Diversity implies difference. A diverse forest has many different species, both plant and animal. Often the more diverse a forest, the less chance there is that losing a single species will result in the loss of an entire forest. Many other species still survive and life goes on. Forest monocultures, or those with a single species, are more at risk from a new disease or insect destroying the entire forest. If there is only one species and it becomes extinct, you are left with nothing.
Because of time, native forests are usually more diverse than non-native forests. Time favors diversification, as new species evolve to fill specific niches or tasks in a forest. Gradually an interdependence is created among species which co-evolve together. A bird, for example, may evolve to feed on certain insects. These insects may in turn pollinate only certain plants, which in turn create shade favorable to the generation of young tree seedlings. This tree might be the only tree in which the bird can nest, and therefor reproduce. In a natural system, populations of all species ebb and flow dependently. Too many birds, for example, can result in less insects, which can result in less trees to nest in. In nature, there is a constant balancing among species and their numbers. Normally this is slow process which occurs over several generations.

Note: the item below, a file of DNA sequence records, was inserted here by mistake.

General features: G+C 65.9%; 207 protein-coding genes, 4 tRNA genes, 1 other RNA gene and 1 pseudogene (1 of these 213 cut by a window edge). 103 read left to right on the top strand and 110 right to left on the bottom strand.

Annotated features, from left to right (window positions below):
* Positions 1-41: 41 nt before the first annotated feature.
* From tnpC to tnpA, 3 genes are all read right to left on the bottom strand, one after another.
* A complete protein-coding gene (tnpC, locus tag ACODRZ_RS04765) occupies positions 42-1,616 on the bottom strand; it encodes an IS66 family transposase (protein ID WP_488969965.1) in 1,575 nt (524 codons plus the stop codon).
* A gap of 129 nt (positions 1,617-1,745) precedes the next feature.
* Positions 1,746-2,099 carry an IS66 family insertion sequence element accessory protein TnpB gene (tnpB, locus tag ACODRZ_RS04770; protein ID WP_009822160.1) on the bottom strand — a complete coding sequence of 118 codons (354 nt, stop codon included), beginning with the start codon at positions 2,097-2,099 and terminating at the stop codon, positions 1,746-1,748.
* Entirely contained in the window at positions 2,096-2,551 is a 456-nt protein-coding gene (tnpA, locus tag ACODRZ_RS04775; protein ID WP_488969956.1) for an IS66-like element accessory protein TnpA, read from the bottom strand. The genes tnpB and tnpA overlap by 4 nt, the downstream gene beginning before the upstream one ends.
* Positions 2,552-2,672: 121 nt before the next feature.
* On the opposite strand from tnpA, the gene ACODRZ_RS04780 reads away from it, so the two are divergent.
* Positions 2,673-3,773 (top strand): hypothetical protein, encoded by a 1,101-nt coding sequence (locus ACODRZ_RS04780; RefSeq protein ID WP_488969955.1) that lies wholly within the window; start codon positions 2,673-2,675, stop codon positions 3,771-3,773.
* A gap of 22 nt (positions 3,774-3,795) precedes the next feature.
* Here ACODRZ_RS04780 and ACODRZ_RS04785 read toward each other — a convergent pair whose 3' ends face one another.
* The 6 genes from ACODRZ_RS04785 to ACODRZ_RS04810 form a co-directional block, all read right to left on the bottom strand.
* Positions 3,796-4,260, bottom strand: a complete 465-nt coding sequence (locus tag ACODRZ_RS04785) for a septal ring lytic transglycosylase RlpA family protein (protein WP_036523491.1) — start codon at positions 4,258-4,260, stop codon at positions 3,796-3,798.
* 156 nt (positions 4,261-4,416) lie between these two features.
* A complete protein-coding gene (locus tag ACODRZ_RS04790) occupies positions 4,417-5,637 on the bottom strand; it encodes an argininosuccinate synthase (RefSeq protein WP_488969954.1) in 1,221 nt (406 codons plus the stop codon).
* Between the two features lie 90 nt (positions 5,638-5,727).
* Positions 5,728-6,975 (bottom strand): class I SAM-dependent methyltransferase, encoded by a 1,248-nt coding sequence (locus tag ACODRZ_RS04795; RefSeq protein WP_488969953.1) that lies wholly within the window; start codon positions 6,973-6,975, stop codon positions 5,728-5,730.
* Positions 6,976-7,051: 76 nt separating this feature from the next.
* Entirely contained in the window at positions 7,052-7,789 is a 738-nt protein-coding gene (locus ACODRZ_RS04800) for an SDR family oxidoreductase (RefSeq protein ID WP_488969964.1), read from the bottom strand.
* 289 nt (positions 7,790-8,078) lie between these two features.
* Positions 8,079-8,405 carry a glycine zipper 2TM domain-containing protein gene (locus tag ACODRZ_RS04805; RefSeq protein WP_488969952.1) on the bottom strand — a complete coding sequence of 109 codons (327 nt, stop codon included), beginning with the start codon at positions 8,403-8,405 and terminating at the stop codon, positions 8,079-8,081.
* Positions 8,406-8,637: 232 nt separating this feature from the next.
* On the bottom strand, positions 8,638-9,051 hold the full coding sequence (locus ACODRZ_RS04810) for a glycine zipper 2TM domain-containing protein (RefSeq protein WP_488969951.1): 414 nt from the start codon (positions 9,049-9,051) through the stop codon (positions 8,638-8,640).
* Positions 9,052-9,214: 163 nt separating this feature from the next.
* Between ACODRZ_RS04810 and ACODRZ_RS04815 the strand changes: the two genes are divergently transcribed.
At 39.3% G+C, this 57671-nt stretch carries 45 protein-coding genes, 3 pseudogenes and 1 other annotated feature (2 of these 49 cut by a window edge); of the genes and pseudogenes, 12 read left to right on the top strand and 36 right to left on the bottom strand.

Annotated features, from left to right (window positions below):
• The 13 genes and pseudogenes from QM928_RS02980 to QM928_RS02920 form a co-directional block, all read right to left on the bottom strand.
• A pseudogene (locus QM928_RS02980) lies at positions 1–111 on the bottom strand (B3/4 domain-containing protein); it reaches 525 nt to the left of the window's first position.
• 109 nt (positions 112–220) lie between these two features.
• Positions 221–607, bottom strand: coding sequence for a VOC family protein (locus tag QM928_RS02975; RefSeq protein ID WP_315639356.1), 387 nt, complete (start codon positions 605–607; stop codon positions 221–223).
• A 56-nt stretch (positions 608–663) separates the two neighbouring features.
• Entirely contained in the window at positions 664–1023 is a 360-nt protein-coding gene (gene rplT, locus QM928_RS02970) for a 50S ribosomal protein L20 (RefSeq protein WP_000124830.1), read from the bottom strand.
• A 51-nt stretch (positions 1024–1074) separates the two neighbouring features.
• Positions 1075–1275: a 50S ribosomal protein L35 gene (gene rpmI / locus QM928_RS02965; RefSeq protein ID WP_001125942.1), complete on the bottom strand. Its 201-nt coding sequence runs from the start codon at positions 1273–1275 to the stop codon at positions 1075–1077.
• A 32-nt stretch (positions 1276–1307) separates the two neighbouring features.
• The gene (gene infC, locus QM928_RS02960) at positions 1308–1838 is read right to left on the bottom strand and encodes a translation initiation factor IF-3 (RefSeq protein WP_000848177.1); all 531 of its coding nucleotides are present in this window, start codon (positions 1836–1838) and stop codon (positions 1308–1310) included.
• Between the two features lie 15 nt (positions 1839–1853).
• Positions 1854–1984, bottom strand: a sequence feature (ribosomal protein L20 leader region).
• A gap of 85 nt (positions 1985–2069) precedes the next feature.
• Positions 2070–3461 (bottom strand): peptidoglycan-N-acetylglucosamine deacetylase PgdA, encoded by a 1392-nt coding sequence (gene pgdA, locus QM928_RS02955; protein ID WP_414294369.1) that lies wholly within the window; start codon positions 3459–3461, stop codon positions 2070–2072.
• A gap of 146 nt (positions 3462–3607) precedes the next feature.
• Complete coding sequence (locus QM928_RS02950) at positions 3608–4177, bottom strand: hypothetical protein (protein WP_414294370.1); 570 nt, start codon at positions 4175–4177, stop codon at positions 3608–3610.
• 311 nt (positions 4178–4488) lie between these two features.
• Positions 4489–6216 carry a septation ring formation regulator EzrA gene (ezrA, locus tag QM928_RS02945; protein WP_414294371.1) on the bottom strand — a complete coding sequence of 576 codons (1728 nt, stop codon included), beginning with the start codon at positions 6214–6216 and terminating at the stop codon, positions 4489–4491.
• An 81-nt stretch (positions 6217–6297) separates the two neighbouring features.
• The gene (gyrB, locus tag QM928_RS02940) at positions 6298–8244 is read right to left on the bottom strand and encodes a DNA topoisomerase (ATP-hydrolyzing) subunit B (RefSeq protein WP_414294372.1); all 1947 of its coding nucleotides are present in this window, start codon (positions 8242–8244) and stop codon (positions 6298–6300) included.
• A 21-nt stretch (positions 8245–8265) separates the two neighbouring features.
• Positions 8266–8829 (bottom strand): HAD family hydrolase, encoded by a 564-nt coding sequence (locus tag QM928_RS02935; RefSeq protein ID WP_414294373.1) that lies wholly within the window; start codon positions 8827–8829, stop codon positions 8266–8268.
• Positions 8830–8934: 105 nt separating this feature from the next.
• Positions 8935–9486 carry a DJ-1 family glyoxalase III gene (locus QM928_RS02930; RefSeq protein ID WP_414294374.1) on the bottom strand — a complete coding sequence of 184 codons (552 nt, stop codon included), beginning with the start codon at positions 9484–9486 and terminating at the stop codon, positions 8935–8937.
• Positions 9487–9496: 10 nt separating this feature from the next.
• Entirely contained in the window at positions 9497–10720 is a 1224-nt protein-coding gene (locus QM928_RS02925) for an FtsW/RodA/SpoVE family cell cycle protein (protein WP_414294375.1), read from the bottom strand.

When a new species is introduced, however, imbalances can quickly occur. The new introductions often have no controlling predators. Sometimes they are very competitive, and are able to replace the native species. In the example above, this can be disasterous for those species dependent on the replaced native species. The result is entire ecosystems threatened by just a few introductions. Unfortunately, many of Hawaii's forests are living laboratories of such events, as non-native introductions have quickly replaced once native forests.